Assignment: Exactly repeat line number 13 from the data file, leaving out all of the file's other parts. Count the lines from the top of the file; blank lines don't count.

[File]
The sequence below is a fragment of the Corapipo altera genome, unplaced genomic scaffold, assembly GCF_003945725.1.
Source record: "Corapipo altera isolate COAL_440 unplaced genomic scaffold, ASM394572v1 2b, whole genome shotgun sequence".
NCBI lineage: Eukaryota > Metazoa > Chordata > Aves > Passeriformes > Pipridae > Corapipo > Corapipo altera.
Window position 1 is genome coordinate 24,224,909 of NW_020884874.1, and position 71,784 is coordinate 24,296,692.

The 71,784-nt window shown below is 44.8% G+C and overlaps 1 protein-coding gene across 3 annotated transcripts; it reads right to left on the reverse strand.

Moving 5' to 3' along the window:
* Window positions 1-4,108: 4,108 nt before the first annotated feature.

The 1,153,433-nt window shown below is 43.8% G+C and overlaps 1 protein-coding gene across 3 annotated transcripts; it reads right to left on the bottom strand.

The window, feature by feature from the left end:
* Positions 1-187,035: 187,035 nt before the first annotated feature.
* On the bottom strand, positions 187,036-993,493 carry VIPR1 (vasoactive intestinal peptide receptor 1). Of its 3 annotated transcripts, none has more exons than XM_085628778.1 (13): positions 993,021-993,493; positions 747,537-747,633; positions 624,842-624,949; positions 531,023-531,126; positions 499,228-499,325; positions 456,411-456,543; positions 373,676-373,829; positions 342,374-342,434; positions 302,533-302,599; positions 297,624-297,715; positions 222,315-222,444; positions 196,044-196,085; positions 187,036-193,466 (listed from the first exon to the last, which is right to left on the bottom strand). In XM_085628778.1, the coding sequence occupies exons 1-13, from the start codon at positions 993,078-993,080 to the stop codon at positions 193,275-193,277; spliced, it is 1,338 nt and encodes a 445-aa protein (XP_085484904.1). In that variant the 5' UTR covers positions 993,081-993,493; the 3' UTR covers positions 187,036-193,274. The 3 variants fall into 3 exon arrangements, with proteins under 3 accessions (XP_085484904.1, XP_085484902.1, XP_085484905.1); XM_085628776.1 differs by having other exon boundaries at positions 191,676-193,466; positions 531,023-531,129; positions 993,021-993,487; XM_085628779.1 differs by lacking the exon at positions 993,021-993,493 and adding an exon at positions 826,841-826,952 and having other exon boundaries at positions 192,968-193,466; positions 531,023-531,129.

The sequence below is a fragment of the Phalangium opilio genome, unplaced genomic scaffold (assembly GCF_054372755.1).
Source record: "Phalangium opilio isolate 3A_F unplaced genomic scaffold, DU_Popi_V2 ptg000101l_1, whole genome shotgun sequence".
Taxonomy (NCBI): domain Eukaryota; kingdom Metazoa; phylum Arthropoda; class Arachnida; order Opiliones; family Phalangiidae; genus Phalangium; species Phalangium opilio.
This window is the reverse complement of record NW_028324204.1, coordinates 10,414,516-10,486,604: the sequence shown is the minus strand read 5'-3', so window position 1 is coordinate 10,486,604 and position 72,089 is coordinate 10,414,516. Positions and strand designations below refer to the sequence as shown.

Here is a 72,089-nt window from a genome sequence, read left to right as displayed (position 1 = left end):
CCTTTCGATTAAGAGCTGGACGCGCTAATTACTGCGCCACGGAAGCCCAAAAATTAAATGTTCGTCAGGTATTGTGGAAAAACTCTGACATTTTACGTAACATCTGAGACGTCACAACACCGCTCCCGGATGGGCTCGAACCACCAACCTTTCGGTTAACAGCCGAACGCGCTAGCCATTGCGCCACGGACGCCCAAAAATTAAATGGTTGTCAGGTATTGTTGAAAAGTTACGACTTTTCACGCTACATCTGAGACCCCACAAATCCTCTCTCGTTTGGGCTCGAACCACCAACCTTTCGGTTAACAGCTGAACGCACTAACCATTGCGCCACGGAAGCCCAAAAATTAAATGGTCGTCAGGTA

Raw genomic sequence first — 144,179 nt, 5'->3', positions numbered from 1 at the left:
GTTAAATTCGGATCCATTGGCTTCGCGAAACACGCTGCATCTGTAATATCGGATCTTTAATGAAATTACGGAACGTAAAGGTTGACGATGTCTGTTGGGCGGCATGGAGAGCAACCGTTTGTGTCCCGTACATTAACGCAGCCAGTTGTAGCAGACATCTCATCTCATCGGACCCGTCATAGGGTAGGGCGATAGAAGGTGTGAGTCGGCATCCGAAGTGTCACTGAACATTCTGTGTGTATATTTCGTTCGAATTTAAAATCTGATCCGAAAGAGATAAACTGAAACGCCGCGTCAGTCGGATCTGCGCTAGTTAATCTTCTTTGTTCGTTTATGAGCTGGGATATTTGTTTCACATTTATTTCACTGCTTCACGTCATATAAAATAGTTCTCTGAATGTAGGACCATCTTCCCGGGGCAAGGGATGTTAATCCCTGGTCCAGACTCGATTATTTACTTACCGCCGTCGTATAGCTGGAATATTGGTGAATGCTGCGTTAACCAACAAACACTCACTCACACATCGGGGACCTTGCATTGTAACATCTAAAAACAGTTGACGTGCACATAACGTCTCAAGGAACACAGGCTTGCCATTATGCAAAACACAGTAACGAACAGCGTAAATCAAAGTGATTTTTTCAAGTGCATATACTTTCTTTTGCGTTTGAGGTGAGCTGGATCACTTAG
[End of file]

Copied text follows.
Source record: "Phalangium opilio isolate 3A_F unplaced genomic scaffold, DU_Popi_V2 ptg000101l_1, whole genome shotgun sequence".